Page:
Health News

Death Rate From Tuberculosis Exceeds HIV/AIDS, WHO Says

The World Health Organization (WHO) has announced that while the death rate of tuberculosis has been cut in half since 1990, nearly 1.5 million people still died from the disease in 2014. The death rate reported puts tuberculosis on par with other leading causes of deaths, exceeding the death rate of HIV and AIDS, which killed 1.2 million people globally in the same year.

A majority of these deaths “could have been prevented”, said the WHO in a news release. Margaret Chan, WHO Director-General, said that the statistics demonstrate the need to control the disease by scaling up services and research.

The report shows that TB control has had a tremendous impact in terms of lives saved and patients cured. These advances are heartening, but if the world is to end this epidemic, it needs to scale up services and, critically, invest in research.

A Fox News report explains that part of the challenge to global public health efforts is low quality medicine, which is a serious problem, especially in poor countries. Substandard medication that fails to meet quality requirements and flat out fake medication are both contributing factors to the high mortality rate of tuberculosis in these countries.

Other factors contributing to the high mortality rate of TB include drug-resistant forms of the disease, and low rates of detection.

3.3 percent of new patients were identified to have a particular strain of TB called multidrug-resistant TB (MDR-TB). People who contract MDR-TB cannot be treated with common drug treatments because the medications have no effect on the bacteria.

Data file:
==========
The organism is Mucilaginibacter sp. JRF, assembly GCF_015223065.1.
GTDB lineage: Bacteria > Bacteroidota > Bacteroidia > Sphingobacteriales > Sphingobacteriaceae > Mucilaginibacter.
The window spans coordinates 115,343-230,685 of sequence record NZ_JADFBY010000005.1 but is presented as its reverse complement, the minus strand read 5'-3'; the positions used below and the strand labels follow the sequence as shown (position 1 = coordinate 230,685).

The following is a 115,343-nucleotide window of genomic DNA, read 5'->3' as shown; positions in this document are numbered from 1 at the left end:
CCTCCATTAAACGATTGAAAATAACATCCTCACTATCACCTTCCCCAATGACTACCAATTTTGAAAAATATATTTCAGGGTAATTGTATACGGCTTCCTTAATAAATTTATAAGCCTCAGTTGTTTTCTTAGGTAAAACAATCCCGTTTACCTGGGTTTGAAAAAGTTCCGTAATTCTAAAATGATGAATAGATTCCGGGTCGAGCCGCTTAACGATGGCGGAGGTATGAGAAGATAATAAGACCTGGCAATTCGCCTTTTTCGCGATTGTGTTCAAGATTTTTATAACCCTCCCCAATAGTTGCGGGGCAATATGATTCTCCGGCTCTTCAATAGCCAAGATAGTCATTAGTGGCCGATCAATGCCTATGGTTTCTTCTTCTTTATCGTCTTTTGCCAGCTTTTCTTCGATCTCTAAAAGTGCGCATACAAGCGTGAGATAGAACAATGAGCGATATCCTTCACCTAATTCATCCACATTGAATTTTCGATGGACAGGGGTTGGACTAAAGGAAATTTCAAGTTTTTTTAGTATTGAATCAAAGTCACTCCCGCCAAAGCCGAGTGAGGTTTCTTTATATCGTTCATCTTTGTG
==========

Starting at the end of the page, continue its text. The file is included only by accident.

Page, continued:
The WHO reports that 37.5 percent of newly contracted tuberculosis cases were either not diagnosed or not reported to health authorities. In a statement, the WHO said that “Of the 480,000 cases (of MDR-TB) estimated to have occurred in 2014, only about a quarter – 123,000 – were detected and reported to national authorities”.

MDR-TB can still be cured through alternative treatments, as the WHO reports a 75 percent cure rate if it is detected.

Dr. Mario Raviglione is the director of the WHO’s TB program. In an interview with Reuters, he said that although treatments for HIV, AIDS, and Tuberculosis have advanced in the past two decades, the death rate of TB remains “unacceptably high”, since it can be cured.

Interim medical director Dr. Grania Brigden of Doctors Without Borders hopes that the report will serve as a “wake-up call”, possibly leading to more resources being invested in order to combat the “ancient, yet curable disease”.


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